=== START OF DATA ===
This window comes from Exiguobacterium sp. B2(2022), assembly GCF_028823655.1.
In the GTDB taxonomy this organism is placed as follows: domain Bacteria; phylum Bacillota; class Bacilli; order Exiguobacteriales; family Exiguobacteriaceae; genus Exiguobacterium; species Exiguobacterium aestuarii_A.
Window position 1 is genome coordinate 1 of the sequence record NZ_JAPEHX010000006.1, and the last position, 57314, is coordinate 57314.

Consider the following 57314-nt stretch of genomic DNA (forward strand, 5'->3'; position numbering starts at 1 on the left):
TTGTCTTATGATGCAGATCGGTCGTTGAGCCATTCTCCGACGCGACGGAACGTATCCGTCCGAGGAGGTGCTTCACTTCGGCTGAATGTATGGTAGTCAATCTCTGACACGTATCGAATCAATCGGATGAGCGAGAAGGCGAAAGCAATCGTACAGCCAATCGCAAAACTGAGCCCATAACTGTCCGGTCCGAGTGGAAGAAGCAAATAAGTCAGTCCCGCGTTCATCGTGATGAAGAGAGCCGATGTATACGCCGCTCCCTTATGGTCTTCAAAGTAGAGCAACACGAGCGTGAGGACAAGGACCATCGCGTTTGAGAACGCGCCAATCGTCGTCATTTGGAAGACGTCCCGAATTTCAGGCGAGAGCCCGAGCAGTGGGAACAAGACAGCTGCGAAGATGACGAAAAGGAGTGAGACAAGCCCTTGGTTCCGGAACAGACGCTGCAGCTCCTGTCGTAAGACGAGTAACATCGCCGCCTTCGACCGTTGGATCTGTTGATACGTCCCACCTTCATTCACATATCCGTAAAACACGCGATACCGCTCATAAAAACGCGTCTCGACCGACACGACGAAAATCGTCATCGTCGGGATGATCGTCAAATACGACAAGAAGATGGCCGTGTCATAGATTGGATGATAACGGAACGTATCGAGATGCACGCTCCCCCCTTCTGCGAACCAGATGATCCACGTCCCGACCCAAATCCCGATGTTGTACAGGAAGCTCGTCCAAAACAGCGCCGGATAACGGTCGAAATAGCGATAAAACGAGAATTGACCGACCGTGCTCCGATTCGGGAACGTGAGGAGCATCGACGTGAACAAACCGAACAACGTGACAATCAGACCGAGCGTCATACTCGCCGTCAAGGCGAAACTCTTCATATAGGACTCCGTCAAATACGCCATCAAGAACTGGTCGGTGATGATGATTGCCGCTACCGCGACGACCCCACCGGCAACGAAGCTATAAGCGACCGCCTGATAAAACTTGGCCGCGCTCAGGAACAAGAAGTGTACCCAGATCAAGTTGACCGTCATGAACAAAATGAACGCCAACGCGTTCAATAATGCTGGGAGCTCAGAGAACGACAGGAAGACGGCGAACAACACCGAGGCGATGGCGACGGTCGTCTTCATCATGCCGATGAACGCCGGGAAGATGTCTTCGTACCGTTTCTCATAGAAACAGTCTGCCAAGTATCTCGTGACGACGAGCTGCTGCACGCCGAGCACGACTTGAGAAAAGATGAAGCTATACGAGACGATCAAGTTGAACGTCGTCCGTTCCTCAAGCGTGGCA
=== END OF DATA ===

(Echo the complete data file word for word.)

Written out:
This window comes from Exiguobacterium sp. B2(2022), assembly GCF_028823655.1.
In the GTDB taxonomy this organism is placed as follows: domain Bacteria; phylum Bacillota; class Bacilli; order Exiguobacteriales; family Exiguobacteriaceae; genus Exiguobacterium; species Exiguobacterium aestuarii_A.
Window position 1 is genome coordinate 1 of the sequence record NZ_JAPEHX010000006.1, and the last position, 57314, is coordinate 57314.

Consider the following 57314-nt stretch of genomic DNA (forward strand, 5'->3'; position numbering starts at 1 on the left):
TTGTCTTATGATGCAGATCGGTCGTTGAGCCATTCTCCGACGCGACGGAACGTATCCGTCCGAGGAGGTGCTTCACTTCGGCTGAATGTATGGTAGTCAATCTCTGACACGTATCGAATCAATCGGATGAGCGAGAAGGCGAAAGCAATCGTACAGCCAATCGCAAAACTGAGCCCATAACTGTCCGGTCCGAGTGGAAGAAGCAAATAAGTCAGTCCCGCGTTCATCGTGATGAAGAGAGCCGATGTATACGCCGCTCCCTTATGGTCTTCAAAGTAGAGCAACACGAGCGTGAGGACAAGGACCATCGCGTTTGAGAACGCGCCAATCGTCGTCATTTGGAAGACGTCCCGAATTTCAGGCGAGAGCCCGAGCAGTGGGAACAAGACAGCTGCGAAGATGACGAAAAGGAGTGAGACAAGCCCTTGGTTCCGGAACAGACGCTGCAGCTCCTGTCGTAAGACGAGTAACATCGCCGCCTTCGACCGTTGGATCTGTTGATACGTCCCACCTTCATTCACATATCCGTAAAACACGCGATACCGCTCATAAAAACGCGTCTCGACCGACACGACGAAAATCGTCATCGTCGGGATGATCGTCAAATACGACAAGAAGATGGCCGTGTCATAGATTGGATGATAACGGAACGTATCGAGATGCACGCTCCCCCCTTCTGCGAACCAGATGATCCACGTCCCGACCCAAATCCCGATGTTGTACAGGAAGCTCGTCCAAAACAGCGCCGGATAACGGTCGAAATAGCGATAAAACGAGAATTGACCGACCGTGCTCCGATTCGGGAACGTGAGGAGCATCGACGTGAACAAACCGAACAACGTGACAATCAGACCGAGCGTCATACTCGCCGTCAAGGCGAAACTCTTCATATAGGACTCCGTCAAATACGCCATCAAGAACTGGTCGGTGATGATGATTGCCGCTACCGCGACGACCCCACCGGCAACGAAGCTATAAGCGACCGCCTGATAAAACTTGGCCGCGCTCAGGAACAAGAAGTGTACCCAGATCAAGTTGACCGTCATGAACAAAATGAACGCCAACGCGTTCAATAATGCTGGGAGCTCAGAGAACGACAGGAAGACGGCGAACAACACCGAGGCGATGGCGACGGTCGTCTTCATCATGCCGATGAACGCCGGGAAGATGTCTTCGTACCGTTTCTCATAGAAACAGTCTGCCAAGTATCTCGTGACGACGAGCTGCTGCACGCCGAGCACGACTTGAGAAAAGATGAAGCTATACGAGACGATCAAGTTGAACGTCGTCCGTTCCTCAAGCGTGGCA